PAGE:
Home > Articles > Home & Office Computing > The Web/Virtual Worlds/Social Networking

Wherever You Go, There They Are: The Perils of Cross-Site Tracking

In the early days of the Web, your web browser visited the server(s) of only a single company. Times have changed. Websites are intentionally instrumented to share information about your visit with third parties, including information aggregators, advertisers, media content suppliers, and free service providers. Greg Conti examines this practice and offers ways to block, or at least minimize, it.
Like this article? We recommend

If you think that when you visit a website you are only touching a single web server, think again. The most popular and less popular websites on the Web are intentionally instrumented to share information about your visit with third parties, including information aggregators, advertisers, media content suppliers, and free service providers.

Using a variety of techniques, the HTML and JavaScript contained within many web pages direct your browser to contact third parties, sometimes more than a dozen at a time. At best, you'll see only a flicker in the browser status bar as a sign that something is amiss.

Such tracking isn't new; chances are you first heard the term "web bug" in the late 90s, but since then cross-site tracking techniques have evolved into far more sophisticated, and far more prevalent, ways to track users as they hop from site to site across the Web. Because there is a relatively small number of tracking hubs but an ever increasing number of complicit web pages, third parties can observe your activities as you visit any of tens, hundreds, or even thousands of web sites.

Countermeasures exist, but unfortunately there is no single silver bullet. In fact, tracking techniques are integrated so tightly with the content available on the Web that separating the two is nearly impossible in many cases. If you want access to the content, tracking is part of the (Faustian) bargain.

Cross-site tracking thrives because webmasters insert small snippets of HTML and JavaScript into their web pages that contact third-party servers once the page is viewed by the end user. Including these snippets provides a payoff to the webmaster, such as providing free web analytics, affiliate network sales commissions, advertising revenue, social networking widgets, or content such as videos and maps. The strength of the Web is its intensely interconnected nature. Unfortunately, these interconnections facilitate and encourage cross-site tracking.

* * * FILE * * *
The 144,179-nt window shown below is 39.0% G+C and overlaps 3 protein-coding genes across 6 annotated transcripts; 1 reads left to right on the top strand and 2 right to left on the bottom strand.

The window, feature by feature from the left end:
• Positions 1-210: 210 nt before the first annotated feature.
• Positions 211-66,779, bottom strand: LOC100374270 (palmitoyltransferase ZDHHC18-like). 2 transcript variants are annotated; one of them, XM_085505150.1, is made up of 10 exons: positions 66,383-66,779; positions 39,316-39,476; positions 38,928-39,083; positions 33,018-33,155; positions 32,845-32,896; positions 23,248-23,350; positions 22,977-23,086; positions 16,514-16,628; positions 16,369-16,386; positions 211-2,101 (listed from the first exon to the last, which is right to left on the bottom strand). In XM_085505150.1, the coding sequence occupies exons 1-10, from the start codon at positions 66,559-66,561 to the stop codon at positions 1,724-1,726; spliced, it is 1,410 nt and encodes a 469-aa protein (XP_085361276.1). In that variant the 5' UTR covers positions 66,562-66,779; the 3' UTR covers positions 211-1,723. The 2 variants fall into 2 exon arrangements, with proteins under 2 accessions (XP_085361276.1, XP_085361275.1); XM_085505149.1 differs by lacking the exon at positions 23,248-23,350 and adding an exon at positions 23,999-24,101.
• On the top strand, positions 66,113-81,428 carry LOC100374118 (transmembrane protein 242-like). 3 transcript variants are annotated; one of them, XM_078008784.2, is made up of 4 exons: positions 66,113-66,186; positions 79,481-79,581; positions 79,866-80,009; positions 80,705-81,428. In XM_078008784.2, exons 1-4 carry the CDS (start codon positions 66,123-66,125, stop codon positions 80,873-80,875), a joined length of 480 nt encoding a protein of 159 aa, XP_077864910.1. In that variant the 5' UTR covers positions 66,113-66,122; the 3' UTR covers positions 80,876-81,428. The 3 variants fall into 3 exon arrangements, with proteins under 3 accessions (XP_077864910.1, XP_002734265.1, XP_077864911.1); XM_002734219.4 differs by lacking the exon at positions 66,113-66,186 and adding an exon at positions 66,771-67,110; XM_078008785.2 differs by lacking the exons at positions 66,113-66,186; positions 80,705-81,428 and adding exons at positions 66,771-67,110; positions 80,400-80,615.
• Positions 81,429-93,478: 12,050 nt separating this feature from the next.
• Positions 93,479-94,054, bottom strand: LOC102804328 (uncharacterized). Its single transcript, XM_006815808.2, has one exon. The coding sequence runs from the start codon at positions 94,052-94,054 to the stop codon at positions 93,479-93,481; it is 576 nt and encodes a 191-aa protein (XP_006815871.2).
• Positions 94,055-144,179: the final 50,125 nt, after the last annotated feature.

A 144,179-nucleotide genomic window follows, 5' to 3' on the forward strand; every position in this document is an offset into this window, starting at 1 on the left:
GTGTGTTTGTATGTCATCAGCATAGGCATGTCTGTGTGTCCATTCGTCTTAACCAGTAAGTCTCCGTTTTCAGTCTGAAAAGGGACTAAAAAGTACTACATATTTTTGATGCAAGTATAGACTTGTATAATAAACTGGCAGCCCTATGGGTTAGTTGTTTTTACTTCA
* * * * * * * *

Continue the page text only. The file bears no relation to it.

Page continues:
The information collected by these third parties is sensitive, including IP addresses, sites visited, individual pages viewed, and date and time of viewing. Because these services function by requesting the user's browser to contact their servers, the third party can tag the user's browser with a cookie.

More important, because large swaths of the web are instrumented to contact third parties, the largest third-party networks possess the capability to track users across a great deal of the Web. Thus it is possible to know much more about individuals' and organizations' web browsing history and behavior.

The information collected is extremely valuable and can be used for user profiling, data mining, and targeted advertising.

In addition, the mere existence of this tracking data makes it a ripe target for covetous attackers, governments, and competitors.

Prevalence on the Web

Instrumenting the Web to track the depth and breadth of individual web surfing is commonplace. Let's look at an example using the top 20 sites from Alexa's Kids and Teen website rankings (see Figure 1).

Figure 1

Figure 1 Third-party servers contacted when visiting popular children's websites.

There are numerous technical means to monitor third-party tracking. For this example, I chose one of the easiest. To gather this information I installed the Adblock Plus Firefox add-on and visited the websites one by one.

Adblock has a convenient feature that displays many forms of embedded content as each page is visited, and I used this technique to gather the data for Figure 1.

In the figure I listed my intended destination sites on the left and unintended destinations on the right. As you examine the figure, several important details stand out.

First consider the outdegree—the number of outbound connections from the intended destination. Outliers such as http://www.gamespot.com immediately emerge. Sites with a high number of outbound connections contact many third-party servers.

Some sites, such as Wikipedia, contact another domain (Wikimedia in this case), but the connections appear to be for legitimate processing requirements such as load balancing, not for suspect information sharing.

More important, consider the indegree—the number of inbound connections, for the third-party sites. The larger the indegree of a given third-party server, the greater that organization's visibility on the Web. In this example, google-analytics and doubleclick.net have the largest number of inbound connections.

It is important to note that you should consider these figures as a lower bound. There are numerous techniques, such as obfuscated JavaScript and DNS manipulations that can hide or mask third-party communications.